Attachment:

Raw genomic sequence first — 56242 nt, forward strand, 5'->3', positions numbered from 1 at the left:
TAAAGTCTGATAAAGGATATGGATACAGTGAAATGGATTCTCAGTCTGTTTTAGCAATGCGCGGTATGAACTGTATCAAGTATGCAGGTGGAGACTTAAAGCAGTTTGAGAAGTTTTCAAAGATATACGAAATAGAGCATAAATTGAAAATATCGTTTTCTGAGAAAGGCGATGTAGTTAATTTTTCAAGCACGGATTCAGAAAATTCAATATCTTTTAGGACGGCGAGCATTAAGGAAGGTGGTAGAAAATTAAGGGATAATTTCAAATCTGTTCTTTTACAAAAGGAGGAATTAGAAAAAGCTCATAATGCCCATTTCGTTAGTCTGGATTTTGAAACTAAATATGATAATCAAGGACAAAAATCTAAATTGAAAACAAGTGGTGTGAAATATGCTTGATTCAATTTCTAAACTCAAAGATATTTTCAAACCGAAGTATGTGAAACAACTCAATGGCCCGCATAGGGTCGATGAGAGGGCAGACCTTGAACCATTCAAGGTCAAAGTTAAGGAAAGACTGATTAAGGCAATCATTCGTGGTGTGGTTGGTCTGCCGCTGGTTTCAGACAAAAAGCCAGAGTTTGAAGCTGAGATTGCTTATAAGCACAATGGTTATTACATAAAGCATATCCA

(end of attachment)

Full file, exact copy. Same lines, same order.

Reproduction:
Raw genomic sequence first — 56242 nt, forward strand, 5'->3', positions numbered from 1 at the left:
TAAAGTCTGATAAAGGATATGGATACAGTGAAATGGATTCTCAGTCTGTTTTAGCAATGCGCGGTATGAACTGTATCAAGTATGCAGGTGGAGACTTAAAGCAGTTTGAGAAGTTTTCAAAGATATACGAAATAGAGCATAAATTGAAAATATCGTTTTCTGAGAAAGGCGATGTAGTTAATTTTTCAAGCACGGATTCAGAAAATTCAATATCTTTTAGGACGGCGAGCATTAAGGAAGGTGGTAGAAAATTAAGGGATAATTTCAAATCTGTTCTTTTACAAAAGGAGGAATTAGAAAAAGCTCATAATGCCCATTTCGTTAGTCTGGATTTTGAAACTAAATATGATAATCAAGGACAAAAATCTAAATTGAAAACAAGTGGTGTGAAATATGCTTGATTCAATTTCTAAACTCAAAGATATTTTCAAACCGAAGTATGTGAAACAACTCAATGGCCCGCATAGGGTCGATGAGAGGGCAGACCTTGAACCATTCAAGGTCAAAGTTAAGGAAAGACTGATTAAGGCAATCATTCGTGGTGTGGTTGGTCTGCCGCTGGTTTCAGACAAAAAGCCAGAGTTTGAAGCTGAGATTGCTTATAAGCACAATGGTTATTACATAAAGCATATCCA